By Liam Higgins
The mayors of Nabón and Oña say the valley between their towns is the perfect location for a new Cuenca airport. The site, off the Pan American highway south of Cuenca, is flat, at a lower elevation than Cuenca, and has a dry, fog-free climate.
The major problem, say board members of the Cuenca Airport Corporation (CORPAC), is the distance from the city: 72 kilometers, or 45 miles, with an estimated drive-time of an hour and 20 minutes from Cuenca’s city center.
The location is one of several considered by Cuenca officials since 1978 when they first decided that the airport should be relocated. Constructed on farmland on the outskirts of Cuenca in 1941, the Mariscal La Mar Airport today sits in a highly populated area.
But finding a good site for a new airport is not easy. “Because of the geography, there are few suitable places to build a new facility near Cuenca,” says Rafael Emerson, a Latin American airport consultant. “You have to deal with elevation, topography as well as weather issues such as fog. Finding an area with a three or four kilometer stretch of flat land is a real challenge in any mountainous location.”
CORPAC board member Cristian Zamora agrees and says the dilemma must still be faced — and soon. “It’s been 40 years since we decided we need a new location, or at least to make a big expansion of the current one,” he says. “We can’t put it off any longer.”
Besides being located in a populated area, the big concern with Mariscal La Mar is runway length. At an elevation of 2,245 meters (8,100 feet), the 1,920-meter runway is hundreds of meters short of international aviation standards. “It takes a high degree of skill for pilots to land in Cuenca because of the altitude and the runway length,” Zamora says. “We have been fortunate over the years that we have maintained a good safety record and this speaks well of pilot competence. After last year’s Tame accident, we thought the runway was a factor but it turned out to be mostly pilot error.”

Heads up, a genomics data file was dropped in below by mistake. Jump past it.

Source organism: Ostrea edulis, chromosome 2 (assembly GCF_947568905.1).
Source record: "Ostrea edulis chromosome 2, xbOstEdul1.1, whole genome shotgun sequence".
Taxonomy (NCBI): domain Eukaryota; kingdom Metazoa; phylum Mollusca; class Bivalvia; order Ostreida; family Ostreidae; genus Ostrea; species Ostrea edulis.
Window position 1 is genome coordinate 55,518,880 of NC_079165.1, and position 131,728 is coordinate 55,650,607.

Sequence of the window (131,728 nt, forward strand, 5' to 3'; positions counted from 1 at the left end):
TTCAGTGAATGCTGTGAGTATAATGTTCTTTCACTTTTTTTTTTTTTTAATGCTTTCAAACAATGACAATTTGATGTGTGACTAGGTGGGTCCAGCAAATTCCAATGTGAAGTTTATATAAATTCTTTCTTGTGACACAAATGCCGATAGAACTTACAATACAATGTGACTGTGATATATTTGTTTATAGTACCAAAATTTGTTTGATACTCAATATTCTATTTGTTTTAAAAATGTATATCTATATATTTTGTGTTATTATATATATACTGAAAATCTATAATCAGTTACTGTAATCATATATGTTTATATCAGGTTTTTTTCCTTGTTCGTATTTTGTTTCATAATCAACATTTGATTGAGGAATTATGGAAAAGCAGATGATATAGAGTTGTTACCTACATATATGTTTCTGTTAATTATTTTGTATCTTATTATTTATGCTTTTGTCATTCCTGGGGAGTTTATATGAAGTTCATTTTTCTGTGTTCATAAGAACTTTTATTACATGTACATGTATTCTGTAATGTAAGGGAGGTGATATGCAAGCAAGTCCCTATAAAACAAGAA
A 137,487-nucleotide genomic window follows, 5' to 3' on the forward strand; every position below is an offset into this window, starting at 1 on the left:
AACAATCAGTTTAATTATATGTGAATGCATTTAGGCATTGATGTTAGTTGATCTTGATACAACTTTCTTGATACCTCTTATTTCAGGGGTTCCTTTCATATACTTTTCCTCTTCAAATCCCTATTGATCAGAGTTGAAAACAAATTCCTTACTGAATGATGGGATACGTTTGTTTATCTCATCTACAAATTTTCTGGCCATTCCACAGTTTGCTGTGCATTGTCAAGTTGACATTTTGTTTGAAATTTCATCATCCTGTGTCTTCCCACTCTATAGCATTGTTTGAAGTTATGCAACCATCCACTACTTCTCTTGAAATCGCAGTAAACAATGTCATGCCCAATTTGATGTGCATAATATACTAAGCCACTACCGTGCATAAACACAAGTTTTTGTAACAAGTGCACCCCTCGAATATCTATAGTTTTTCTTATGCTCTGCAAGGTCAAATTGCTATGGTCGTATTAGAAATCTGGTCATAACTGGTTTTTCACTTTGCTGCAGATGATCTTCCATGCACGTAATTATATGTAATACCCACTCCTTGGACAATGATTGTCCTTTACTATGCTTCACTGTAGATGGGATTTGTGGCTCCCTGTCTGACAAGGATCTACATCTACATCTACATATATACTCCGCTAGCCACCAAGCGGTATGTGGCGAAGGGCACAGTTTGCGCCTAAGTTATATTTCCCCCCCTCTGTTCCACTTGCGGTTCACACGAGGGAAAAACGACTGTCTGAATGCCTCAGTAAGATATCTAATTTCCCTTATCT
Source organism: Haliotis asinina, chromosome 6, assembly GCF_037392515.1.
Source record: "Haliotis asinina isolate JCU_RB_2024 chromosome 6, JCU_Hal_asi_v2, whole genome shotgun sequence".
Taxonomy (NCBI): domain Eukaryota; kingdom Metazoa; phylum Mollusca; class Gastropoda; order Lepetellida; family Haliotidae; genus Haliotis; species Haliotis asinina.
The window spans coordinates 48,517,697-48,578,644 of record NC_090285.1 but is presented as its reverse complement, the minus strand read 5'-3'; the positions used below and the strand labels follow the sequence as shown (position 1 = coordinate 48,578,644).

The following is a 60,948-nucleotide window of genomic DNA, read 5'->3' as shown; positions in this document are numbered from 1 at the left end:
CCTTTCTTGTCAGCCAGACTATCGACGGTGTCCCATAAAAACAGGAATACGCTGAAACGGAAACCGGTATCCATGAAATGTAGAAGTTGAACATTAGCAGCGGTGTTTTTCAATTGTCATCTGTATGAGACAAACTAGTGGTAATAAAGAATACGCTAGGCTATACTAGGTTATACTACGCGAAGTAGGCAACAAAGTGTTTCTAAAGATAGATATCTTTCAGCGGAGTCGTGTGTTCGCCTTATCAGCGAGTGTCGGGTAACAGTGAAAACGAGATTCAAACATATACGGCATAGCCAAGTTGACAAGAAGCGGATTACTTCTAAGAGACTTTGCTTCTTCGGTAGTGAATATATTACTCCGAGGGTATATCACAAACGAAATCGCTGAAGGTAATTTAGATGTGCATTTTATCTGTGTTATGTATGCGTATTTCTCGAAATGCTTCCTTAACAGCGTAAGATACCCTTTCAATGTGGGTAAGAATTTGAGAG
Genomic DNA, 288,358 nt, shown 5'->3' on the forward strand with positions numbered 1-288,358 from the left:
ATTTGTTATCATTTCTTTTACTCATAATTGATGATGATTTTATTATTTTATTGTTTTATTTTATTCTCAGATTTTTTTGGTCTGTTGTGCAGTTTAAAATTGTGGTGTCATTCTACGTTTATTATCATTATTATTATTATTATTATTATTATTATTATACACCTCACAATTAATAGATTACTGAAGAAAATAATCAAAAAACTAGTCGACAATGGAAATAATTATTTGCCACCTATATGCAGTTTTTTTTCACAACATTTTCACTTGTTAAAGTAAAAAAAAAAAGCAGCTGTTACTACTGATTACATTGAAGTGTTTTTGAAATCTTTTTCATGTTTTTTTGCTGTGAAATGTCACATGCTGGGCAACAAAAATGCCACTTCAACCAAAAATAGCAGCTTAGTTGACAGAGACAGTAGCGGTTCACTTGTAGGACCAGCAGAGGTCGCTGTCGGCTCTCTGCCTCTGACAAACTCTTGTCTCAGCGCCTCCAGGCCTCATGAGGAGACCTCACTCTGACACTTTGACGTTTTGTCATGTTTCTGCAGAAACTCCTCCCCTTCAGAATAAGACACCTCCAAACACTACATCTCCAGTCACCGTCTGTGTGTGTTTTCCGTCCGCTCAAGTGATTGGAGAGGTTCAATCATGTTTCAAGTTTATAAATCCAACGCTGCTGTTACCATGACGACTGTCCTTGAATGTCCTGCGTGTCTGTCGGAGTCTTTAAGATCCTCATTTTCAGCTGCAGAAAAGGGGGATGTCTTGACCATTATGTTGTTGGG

On April 29, 2016, a Tame Embraer 190 aircraft with 93 on board skidded off the Mariscal La Mar runway during a wet weather landing and the pilots and Ecuador’s civil aviation authority blamed the runway length and surface quality immediately afterward. More than a year later, however, the official accident report pinned the responsibility on the pilots, saying their landing angle was too steep, that they touched down too far down the runway, and that they miscalculated the aircraft weight. Fortunately, no one was injured in the mishap.
As a result of the accident, the airport was closed for more than a month while the runway was resurfaced.
“Despite the fact that it was mostly pilot error, the accident was a wake-up call that that they need a new airport or at least expand this one,” says Emerson.
Although Zamora and other airport board members say a another search should be initiated as soon as possible for a new site, he says expansion of the current location may be the only feasible option. “It’s not the best one but, after we look at all the possibilities, it may be the only one,” he says.
Earlier studies had eliminated two locations, one in Tarqui, south of Cuenca, and a second near Challuabamba, northeast of the city. The Tarqui site was determined to be too foggy while Challuabamba was too windy.
Expansion of the current airport would involve extending the runway 600 or 700 meters to the southwest, running past the Cemeterio Patrimonial, ending at Av. Huayna Capac near the intersection with Gran Colombia and González Suárez. The plan would require acquisition of more than 100 homes and the closure of several streets.
“It would cost tens of millions of dollars to buy the property and it doesn’t solve the population promixity problem, but it would probably work,” says Emerson. “Overall, it would be the least expensive option.”
According to Emerson and Zamora, and airport decision needs to come soon. “The population of the Cuenca metropolitan area will be over a million within 20 or 25 years and the demand for air travel will grow dramatically,” says Emerson. “Long-term, there will be a major increase in tourism, not to mention growth of the foreign resident population. There will also be a demand for regional international flights in and out of the city.”
He adds: “The the planning for all of this needs to start now.”